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Subject: Re: (urth) Crowley, then ...
From: Josh Geller 
Date: 28 Jul 2003 20:11:41 -0700

On Mon, 2003-07-28 at 18:33, James Jordan wrote:

>          I loved *Engine Summer* and *Great Work of Time.* 

Did you like 'The Deep'?

>                                                       I wanted to like 
> LB, but the ending horrified me. Instead of being glorified in any kind of 
> way that I MYSELF would like to see, they were gradually and to me 
> horrifyingly reduced to mere archetypes, flat 2-dimensional playing cards, 
> stript of all human depth, fated to eternal repetition.

I do not agree that this is an accurate description of what
happens to the characters. 

>          When I finished the book, I ripped it in half and threw it across 
> the room. Yes, I found it very effective.
>          But what was Crowley doing? Was my response his intention? I 
> thought at the time that it was.

Are you seriously stating that this book horrified you because its
ending did not agree with your religious ideas? I find that hard to
believe coming from one of your demonstrated perspicacity. Also, 
although I understand that you are a practicing Calvinist religious
(and thus deeply embedded in error from my point of view), I have been
struck before by the depth of your tolerance of foreign religious ideas,
something that I have not always met with among the Protestant clergy.

The religious viewpoint represented by John Crowley is not by any means
that of an orthodox Christian. I can say this with some confidence, as
the religious views he represents are tolerably close to my own. Now,
you must understand, that from my point of view, you and Dan'l are both
heretics: the Roman Catholic Church has been in error since they
condemned Bruno and burned him at the stake. They are scheduled
to come around at some point in the future, possibly before Hell freezes
over, though were I a gambling man I'd want long odds on that last 
point. You Calvinists have been in grave error since long before that, 
both from the RC point of view and from ours, and from our point of
view, your errors are far more serious than theirs. But everything is 
relative, and I have no problem flatly stating that from the point of 
view of an orthodox or even a protestant Christian I represent an 
heretical point of view. 

Now where in the North or the South was I?

Oh yes:

Why in the four Worlds would John Crowley represent a Christian
glorification? What possible motivation would he have for doing so?

>          For me, it was an anti-gospel novel. And initially I took it that 
> Crowley deliberately set out to do just that, to horrify the reader and 
> point him/her back to the Christianity that the characters leave behind a 
> generation before the novel begins. I read it as revealing the appalling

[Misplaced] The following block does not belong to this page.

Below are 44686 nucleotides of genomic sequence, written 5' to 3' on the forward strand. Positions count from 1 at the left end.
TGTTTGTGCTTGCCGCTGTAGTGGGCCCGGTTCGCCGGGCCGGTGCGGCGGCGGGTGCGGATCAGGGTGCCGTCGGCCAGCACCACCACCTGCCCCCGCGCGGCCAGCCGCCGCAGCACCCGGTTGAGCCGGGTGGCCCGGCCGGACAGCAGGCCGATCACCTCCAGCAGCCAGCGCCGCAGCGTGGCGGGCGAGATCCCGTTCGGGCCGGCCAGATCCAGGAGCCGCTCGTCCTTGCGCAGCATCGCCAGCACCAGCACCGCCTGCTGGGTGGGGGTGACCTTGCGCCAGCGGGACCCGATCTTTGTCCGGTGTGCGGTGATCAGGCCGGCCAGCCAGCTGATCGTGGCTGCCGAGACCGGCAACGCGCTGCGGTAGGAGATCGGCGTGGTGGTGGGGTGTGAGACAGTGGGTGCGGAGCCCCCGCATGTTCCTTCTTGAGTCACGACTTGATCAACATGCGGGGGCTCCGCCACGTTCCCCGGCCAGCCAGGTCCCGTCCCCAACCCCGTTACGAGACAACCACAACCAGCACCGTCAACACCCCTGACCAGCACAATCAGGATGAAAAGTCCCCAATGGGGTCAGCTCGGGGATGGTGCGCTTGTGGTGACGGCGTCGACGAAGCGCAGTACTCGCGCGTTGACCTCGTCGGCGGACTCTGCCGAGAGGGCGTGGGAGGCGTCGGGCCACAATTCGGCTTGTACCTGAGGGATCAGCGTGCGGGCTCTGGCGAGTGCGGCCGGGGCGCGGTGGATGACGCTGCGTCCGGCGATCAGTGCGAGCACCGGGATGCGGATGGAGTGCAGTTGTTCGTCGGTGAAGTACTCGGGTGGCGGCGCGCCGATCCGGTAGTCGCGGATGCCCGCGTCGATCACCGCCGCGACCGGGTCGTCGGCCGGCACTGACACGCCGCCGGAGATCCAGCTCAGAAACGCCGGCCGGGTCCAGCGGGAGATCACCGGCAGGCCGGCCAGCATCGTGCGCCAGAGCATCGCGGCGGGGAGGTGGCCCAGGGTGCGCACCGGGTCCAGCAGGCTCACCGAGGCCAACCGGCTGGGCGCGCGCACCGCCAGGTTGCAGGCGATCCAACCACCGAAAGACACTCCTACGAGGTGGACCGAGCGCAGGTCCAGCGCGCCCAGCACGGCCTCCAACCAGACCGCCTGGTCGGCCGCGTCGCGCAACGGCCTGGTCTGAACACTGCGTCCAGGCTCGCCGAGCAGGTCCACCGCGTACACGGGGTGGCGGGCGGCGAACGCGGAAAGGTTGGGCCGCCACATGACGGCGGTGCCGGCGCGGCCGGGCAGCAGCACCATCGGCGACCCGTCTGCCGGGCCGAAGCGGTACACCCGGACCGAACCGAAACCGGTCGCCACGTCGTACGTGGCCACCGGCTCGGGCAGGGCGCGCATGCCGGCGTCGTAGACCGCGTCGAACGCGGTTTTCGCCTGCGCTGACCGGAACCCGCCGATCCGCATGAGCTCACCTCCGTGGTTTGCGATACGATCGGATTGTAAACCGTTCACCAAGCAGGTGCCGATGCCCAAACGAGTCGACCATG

> consequences of turning back to the pagan world.

I don't know what you mean by paganism, but the viewpoint represented
by Crowley is that of the religio mundi, which is not exactly at all
quite the same thing as any of the definitions that I think of for
pagan. So I must ask, here, what you mean by 'pagan', and how you 
feel JC represents this 'pagan' viewpoint. 

>                                                               What do 
>          alga and others persuaded me that there was more to LB than that, 
> and that if I did not like the book, it was not Crowley's intention to 
> leave the reader appalled.

Decidedly not.

>          I remain unsure of what Crowley's intention was, however. Was it 
> just to write an interesting novel? Or does he see something good and 
> wonderful in what happens to his characters? Is he arguing that a collapse 
> back into an infantile and pagan world is what we all really need, and that 
> the depth of character into which human beings have grown during the last 
> several millennia is something to be rejected? Or is LB basically an 
> experiment?

James, what are you talking about? What is this 'infantile and pagan
world'? What do you mean exactly?

The people who got transformed into playing cards were the Emperor's 
men. The family moved on, they went to repopulate the other World.

Except for Smoky. He died. Perhaps he got your Christian glorification.
It's hard to say, like it always is.

Aside of all this, and unrelated to anything else that we might be
talking about, were you aware that the doctrine of metempsychosis was
condemned accidentally? The council (I forget which it was, but it was
a fairly late council) condemned Origen's opinions as heretical, because
they did not like his Platonic doctrine that the glorified body is
spherical. Metempsychosis was not really an issue, but once Origen was
condemned, all of his opinions became suspect, although as everyone
knows he still had a tremendous influence on early Christian thought.

It happened at about this same time, that the doctrine of once-for-all
death and resurrection became very popular because of the whole of its
usefulness in social control. 

>          He says he wanted to write a novel presenting a "fairy religion." 
> He has done so, and very effectively. I continue to think LB is a brilliant 
> and effective novel. But for me, it is a very effective horror novel.

What's horrible about it?

You spend a greater or lesser amount of time under Hill, you have a
life, you go back under Hill for a while, you have a life. It's
just the doctrine of metempsychosis, sometimes (inaccurately) called
the doctrine of reincarnation.

The beautiful thing that JC did is that he made it so that the other 
World was dying, the Gentry were dying out, and they needed some new 
people to come in, so the whole thing could go on. And the family went 
to the other World, and now it goes on. Perhaps this kind of thing needs
to happen every so often. It's not horrible. It's very beautiful.



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